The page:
The base in southwestern Somalia was attacked by al-Shabaab fighters early Friday morning. On Sunday, military chief Samson Mwathethe told reporters in the capital Nairobi that “we embarked on a search, rescue and recovery operation as a priority,” adding, “our troops are engaging the terrorists.” While Kenyan officials have so far declined to say how many of its soldiers were killed, injured or missing in the attack, on Sunday, al-Shabaab indicated in a statement that more than 100 Kenyan soldiers were killed and others captured. In the statement, it said, “Mujahideen fighters…stormed the Kenyan base in the early hours of Friday morning, killing more than 100 Kenyan invaders, seizing their weapons and military vehicles and even capturing Kenyan soldiers alive.” Jihadist websites in Somalia are claiming that 12 Kenyan soldiers were captured. At the time of the attack, a company of around 150 Kenyan soldiers was stationed at the El-Adde base. On Sunday, four injured soldiers were returned to Nairobi.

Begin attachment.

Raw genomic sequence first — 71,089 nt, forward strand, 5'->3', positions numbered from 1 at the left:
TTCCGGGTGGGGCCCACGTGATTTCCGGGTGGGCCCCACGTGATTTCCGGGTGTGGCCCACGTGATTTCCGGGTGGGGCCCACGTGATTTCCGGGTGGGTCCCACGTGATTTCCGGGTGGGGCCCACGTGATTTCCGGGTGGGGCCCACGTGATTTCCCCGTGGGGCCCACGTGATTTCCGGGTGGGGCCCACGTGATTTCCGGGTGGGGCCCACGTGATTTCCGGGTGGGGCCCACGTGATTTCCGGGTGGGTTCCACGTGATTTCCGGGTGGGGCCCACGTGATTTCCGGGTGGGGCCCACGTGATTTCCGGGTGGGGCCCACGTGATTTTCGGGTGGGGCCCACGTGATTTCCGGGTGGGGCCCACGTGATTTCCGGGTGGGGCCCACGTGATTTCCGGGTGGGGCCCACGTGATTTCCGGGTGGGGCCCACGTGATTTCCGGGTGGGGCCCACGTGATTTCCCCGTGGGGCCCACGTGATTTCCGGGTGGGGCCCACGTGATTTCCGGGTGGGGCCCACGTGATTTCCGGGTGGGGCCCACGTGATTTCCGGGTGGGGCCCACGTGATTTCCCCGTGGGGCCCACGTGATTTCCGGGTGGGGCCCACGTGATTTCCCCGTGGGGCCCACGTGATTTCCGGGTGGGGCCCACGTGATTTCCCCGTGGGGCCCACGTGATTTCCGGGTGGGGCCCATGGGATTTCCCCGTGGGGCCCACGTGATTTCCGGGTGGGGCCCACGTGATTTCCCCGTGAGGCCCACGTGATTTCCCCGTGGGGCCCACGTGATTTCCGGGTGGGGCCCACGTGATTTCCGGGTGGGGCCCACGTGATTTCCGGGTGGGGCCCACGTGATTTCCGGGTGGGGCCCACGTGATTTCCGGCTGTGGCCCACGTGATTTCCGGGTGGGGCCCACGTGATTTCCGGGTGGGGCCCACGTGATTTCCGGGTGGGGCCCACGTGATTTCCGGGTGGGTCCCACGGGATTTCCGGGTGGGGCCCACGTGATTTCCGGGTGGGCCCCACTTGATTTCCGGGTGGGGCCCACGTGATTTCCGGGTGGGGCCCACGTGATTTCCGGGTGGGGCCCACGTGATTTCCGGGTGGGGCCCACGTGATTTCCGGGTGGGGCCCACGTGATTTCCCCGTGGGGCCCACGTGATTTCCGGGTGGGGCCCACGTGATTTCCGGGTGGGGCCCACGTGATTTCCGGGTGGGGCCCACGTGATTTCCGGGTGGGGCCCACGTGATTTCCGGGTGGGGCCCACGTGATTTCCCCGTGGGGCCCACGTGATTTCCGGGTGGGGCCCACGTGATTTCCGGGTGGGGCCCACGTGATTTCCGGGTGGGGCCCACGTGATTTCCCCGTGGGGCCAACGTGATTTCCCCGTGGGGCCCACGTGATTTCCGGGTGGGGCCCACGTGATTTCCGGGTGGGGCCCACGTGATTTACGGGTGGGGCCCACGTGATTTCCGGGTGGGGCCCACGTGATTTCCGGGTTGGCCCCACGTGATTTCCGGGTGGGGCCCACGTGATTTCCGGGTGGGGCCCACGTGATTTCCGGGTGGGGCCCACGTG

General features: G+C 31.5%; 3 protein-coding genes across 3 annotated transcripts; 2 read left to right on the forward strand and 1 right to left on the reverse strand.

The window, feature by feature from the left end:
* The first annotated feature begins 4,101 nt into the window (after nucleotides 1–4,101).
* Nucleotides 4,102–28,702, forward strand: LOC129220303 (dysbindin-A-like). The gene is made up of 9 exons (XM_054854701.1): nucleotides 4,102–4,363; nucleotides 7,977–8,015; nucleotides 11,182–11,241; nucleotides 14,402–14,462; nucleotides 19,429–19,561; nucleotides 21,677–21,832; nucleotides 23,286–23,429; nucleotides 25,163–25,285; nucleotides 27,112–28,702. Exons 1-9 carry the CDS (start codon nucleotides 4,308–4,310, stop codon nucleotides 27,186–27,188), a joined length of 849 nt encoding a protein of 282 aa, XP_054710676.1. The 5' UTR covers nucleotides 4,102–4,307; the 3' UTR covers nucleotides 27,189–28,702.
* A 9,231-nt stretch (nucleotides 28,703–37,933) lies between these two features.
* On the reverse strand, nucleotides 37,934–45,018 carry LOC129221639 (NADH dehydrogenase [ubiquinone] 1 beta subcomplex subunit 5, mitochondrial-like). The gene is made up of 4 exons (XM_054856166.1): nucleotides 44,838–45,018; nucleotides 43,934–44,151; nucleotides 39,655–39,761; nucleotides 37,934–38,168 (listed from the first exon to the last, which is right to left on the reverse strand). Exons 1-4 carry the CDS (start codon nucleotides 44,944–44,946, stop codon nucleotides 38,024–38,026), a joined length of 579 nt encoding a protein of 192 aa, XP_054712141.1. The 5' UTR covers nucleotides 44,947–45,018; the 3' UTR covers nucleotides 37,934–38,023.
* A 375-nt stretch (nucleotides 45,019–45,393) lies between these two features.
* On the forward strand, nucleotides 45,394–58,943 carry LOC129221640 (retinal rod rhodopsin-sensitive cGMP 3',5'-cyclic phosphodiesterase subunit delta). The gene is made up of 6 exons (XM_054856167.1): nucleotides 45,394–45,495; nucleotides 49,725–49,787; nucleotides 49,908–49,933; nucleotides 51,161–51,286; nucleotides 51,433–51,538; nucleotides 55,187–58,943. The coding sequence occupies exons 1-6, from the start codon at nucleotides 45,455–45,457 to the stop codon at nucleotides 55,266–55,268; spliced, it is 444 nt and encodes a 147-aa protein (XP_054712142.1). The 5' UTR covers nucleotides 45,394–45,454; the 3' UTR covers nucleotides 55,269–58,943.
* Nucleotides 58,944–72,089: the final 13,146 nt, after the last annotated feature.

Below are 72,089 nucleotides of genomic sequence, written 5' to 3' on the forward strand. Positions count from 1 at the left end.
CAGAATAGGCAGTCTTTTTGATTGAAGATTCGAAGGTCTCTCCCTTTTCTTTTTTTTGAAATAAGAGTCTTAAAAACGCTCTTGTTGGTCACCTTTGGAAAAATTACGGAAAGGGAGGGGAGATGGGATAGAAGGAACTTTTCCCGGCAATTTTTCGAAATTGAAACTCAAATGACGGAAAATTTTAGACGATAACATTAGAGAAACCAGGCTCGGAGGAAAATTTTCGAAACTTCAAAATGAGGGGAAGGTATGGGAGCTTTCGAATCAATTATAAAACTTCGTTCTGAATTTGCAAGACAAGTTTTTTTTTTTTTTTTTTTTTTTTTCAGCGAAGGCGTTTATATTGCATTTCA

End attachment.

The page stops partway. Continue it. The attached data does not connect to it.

The pre-dawn attack on the Kenyan base in Somalia’s Gedo region was at least the third major assault on isolated AU bases in the last year. In September, al-Shabaab fighters stormed a Ugandan AMISOM base in Janale district, which is located 80 kilometres (50 miles) southwest of Mogadishu in the Lower Shabelle region. In June, al-Shabaab militants killed dozens of Burundian soldiers when they overran an AMISOM outpost northwest of Mogadishu.
Al-Shabaab insurgents have warned that they will “cut the throat” of members who shift allegiance from al-Qaeda to the so-called Islamic State (IS). The news emerges amidst reports that some factions have already been punished for doing so.